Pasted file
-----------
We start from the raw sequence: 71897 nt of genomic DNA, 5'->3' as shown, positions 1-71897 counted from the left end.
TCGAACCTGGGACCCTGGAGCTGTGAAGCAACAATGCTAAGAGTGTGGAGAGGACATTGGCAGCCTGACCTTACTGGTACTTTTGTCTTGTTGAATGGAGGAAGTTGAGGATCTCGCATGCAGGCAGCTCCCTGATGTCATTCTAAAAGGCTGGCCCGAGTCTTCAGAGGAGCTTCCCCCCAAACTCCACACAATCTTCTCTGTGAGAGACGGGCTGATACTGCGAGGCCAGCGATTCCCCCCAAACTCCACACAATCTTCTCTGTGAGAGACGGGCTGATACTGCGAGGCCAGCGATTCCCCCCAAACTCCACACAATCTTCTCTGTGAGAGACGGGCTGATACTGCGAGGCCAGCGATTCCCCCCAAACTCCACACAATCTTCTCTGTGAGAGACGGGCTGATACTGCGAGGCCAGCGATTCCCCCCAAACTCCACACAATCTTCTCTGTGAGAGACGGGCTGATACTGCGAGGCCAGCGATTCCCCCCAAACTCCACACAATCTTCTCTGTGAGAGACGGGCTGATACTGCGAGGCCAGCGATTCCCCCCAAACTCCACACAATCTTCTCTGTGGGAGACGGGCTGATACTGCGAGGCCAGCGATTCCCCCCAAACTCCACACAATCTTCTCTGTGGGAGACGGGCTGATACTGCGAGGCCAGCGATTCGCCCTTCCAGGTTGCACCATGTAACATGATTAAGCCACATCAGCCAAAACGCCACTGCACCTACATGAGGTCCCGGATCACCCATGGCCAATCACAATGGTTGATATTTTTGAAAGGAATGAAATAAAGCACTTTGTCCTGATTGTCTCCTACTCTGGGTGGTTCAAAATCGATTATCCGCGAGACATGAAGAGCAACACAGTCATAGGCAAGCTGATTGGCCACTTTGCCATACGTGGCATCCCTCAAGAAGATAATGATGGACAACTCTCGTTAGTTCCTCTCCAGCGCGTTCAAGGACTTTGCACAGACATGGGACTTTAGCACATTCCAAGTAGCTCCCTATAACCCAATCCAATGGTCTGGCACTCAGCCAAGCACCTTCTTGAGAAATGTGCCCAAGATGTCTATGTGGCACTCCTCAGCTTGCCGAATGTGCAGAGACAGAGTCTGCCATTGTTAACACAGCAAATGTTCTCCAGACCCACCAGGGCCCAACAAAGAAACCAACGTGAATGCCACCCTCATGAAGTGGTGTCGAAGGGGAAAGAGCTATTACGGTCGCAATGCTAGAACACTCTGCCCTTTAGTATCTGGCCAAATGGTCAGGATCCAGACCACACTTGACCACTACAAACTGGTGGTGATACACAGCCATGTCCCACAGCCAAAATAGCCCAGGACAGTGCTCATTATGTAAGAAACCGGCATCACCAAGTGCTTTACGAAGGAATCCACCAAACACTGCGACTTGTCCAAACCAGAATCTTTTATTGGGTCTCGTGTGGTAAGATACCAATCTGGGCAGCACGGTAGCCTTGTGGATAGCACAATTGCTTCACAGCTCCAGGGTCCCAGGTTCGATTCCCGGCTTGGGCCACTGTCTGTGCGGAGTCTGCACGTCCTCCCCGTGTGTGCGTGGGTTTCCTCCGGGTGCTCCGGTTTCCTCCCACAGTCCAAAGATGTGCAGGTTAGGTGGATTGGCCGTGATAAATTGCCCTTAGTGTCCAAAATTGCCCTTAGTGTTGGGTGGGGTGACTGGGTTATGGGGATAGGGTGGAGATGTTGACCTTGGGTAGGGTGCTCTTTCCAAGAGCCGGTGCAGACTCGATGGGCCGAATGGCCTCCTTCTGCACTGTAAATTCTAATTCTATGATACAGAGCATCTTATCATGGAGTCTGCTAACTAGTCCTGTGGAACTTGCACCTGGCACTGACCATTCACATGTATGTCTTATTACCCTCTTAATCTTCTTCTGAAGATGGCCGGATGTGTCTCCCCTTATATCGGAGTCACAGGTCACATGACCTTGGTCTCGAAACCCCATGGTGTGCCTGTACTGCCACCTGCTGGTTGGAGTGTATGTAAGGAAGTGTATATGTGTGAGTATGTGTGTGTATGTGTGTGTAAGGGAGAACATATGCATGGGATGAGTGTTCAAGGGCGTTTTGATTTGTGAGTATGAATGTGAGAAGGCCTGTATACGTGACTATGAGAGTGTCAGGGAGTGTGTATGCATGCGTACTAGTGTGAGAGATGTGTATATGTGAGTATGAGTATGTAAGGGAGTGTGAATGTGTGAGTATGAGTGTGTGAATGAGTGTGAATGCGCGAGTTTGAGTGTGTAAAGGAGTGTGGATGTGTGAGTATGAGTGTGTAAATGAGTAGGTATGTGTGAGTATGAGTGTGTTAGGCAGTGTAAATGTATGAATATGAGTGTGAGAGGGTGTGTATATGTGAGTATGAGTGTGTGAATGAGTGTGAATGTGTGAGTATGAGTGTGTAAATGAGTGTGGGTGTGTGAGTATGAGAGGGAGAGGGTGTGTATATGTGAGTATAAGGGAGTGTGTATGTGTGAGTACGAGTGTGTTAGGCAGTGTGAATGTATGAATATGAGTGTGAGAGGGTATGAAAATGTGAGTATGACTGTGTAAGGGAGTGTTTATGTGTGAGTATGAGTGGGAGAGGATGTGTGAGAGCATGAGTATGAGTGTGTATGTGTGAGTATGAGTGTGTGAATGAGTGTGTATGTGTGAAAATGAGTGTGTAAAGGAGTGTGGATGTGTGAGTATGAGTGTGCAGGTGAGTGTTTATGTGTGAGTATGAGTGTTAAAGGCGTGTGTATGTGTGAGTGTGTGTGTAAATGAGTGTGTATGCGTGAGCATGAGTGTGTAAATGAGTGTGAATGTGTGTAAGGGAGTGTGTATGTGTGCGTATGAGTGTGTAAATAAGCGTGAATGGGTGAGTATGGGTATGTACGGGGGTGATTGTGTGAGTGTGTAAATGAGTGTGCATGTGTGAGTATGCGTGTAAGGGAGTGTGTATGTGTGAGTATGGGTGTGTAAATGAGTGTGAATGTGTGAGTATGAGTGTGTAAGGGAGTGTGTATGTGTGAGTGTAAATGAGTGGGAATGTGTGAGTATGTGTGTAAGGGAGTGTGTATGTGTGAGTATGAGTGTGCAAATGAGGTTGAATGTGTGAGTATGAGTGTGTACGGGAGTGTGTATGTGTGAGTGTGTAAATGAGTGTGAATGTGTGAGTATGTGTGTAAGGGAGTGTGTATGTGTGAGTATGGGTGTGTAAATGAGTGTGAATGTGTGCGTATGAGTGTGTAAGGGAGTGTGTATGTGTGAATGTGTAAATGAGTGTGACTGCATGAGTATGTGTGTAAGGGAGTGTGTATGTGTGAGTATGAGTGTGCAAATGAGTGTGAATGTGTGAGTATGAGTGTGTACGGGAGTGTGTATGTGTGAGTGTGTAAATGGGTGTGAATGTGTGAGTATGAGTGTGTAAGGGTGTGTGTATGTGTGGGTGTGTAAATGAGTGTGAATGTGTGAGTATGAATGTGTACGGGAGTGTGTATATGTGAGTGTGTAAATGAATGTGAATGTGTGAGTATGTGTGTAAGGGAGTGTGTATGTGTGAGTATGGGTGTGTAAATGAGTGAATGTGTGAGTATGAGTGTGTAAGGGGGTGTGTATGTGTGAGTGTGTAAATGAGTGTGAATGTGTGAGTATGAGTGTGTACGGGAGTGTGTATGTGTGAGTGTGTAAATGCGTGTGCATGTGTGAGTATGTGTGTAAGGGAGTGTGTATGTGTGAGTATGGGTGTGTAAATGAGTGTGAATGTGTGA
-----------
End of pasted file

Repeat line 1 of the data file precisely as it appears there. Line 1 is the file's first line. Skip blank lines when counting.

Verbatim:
We start from the raw sequence: 71897 nt of genomic DNA, 5'->3' as shown, positions 1-71897 counted from the left end.